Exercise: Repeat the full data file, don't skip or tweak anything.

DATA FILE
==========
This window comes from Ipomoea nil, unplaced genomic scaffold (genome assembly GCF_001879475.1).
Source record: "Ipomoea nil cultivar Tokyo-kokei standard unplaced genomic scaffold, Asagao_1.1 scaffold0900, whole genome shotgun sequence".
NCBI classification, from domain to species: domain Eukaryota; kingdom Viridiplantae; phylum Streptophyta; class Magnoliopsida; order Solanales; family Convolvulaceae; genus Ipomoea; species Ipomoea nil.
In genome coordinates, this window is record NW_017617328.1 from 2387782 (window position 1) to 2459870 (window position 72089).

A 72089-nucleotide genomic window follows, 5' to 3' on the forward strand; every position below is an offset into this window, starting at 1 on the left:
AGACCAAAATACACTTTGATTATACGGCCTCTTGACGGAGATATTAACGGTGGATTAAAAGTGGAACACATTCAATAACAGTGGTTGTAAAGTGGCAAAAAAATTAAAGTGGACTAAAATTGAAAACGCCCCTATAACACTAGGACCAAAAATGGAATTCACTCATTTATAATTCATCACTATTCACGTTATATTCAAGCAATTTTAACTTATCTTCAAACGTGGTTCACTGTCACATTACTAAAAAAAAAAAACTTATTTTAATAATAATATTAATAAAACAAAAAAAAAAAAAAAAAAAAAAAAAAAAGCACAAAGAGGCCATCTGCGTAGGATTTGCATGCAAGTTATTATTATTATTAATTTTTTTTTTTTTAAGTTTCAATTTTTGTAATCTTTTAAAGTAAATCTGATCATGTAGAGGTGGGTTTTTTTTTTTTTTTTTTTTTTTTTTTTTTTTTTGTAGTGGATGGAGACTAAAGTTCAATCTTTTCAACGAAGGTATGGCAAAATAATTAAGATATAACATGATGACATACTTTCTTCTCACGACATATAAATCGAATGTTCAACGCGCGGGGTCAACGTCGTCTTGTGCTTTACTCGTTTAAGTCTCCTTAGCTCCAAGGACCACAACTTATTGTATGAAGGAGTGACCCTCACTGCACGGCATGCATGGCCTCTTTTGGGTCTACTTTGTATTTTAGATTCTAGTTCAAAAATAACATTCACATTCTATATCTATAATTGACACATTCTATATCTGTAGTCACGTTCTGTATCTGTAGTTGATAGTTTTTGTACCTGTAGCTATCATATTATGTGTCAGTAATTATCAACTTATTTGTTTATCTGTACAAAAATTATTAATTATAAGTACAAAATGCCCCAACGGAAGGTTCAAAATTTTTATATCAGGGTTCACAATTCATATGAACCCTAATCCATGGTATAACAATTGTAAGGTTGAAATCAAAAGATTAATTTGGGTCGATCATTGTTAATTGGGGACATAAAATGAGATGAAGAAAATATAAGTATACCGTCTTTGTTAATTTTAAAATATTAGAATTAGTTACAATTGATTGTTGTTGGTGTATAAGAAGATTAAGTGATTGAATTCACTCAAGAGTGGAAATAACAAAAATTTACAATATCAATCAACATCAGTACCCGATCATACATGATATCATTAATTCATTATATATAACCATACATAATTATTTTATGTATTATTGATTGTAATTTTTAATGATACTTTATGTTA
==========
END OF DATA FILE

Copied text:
This window comes from Ipomoea nil, unplaced genomic scaffold (genome assembly GCF_001879475.1).
Source record: "Ipomoea nil cultivar Tokyo-kokei standard unplaced genomic scaffold, Asagao_1.1 scaffold0900, whole genome shotgun sequence".
NCBI classification, from domain to species: domain Eukaryota; kingdom Viridiplantae; phylum Streptophyta; class Magnoliopsida; order Solanales; family Convolvulaceae; genus Ipomoea; species Ipomoea nil.
In genome coordinates, this window is record NW_017617328.1 from 2387782 (window position 1) to 2459870 (window position 72089).

A 72089-nucleotide genomic window follows, 5' to 3' on the forward strand; every position below is an offset into this window, starting at 1 on the left:
AGACCAAAATACACTTTGATTATACGGCCTCTTGACGGAGATATTAACGGTGGATTAAAAGTGGAACACATTCAATAACAGTGGTTGTAAAGTGGCAAAAAAATTAAAGTGGACTAAAATTGAAAACGCCCCTATAACACTAGGACCAAAAATGGAATTCACTCATTTATAATTCATCACTATTCACGTTATATTCAAGCAATTTTAACTTATCTTCAAACGTGGTTCACTGTCACATTACTAAAAAAAAAAAACTTATTTTAATAATAATATTAATAAAACAAAAAAAAAAAAAAAAAAAAAAAAAAAAGCACAAAGAGGCCATCTGCGTAGGATTTGCATGCAAGTTATTATTATTATTAATTTTTTTTTTTTTAAGTTTCAATTTTTGTAATCTTTTAAAGTAAATCTGATCATGTAGAGGTGGGTTTTTTTTTTTTTTTTTTTTTTTTTTTTTTTTTTGTAGTGGATGGAGACTAAAGTTCAATCTTTTCAACGAAGGTATGGCAAAATAATTAAGATATAACATGATGACATACTTTCTTCTCACGACATATAAATCGAATGTTCAACGCGCGGGGTCAACGTCGTCTTGTGCTTTACTCGTTTAAGTCTCCTTAGCTCCAAGGACCACAACTTATTGTATGAAGGAGTGACCCTCACTGCACGGCATGCATGGCCTCTTTTGGGTCTACTTTGTATTTTAGATTCTAGTTCAAAAATAACATTCACATTCTATATCTATAATTGACACATTCTATATCTGTAGTCACGTTCTGTATCTGTAGTTGATAGTTTTTGTACCTGTAGCTATCATATTATGTGTCAGTAATTATCAACTTATTTGTTTATCTGTACAAAAATTATTAATTATAAGTACAAAATGCCCCAACGGAAGGTTCAAAATTTTTATATCAGGGTTCACAATTCATATGAACCCTAATCCATGGTATAACAATTGTAAGGTTGAAATCAAAAGATTAATTTGGGTCGATCATTGTTAATTGGGGACATAAAATGAGATGAAGAAAATATAAGTATACCGTCTTTGTTAATTTTAAAATATTAGAATTAGTTACAATTGATTGTTGTTGGTGTATAAGAAGATTAAGTGATTGAATTCACTCAAGAGTGGAAATAACAAAAATTTACAATATCAATCAACATCAGTACCCGATCATACATGATATCATTAATTCATTATATATAACCATACATAATTATTTTATGTATTATTGATTGTAATTTTTAATGATACTTTATGTTA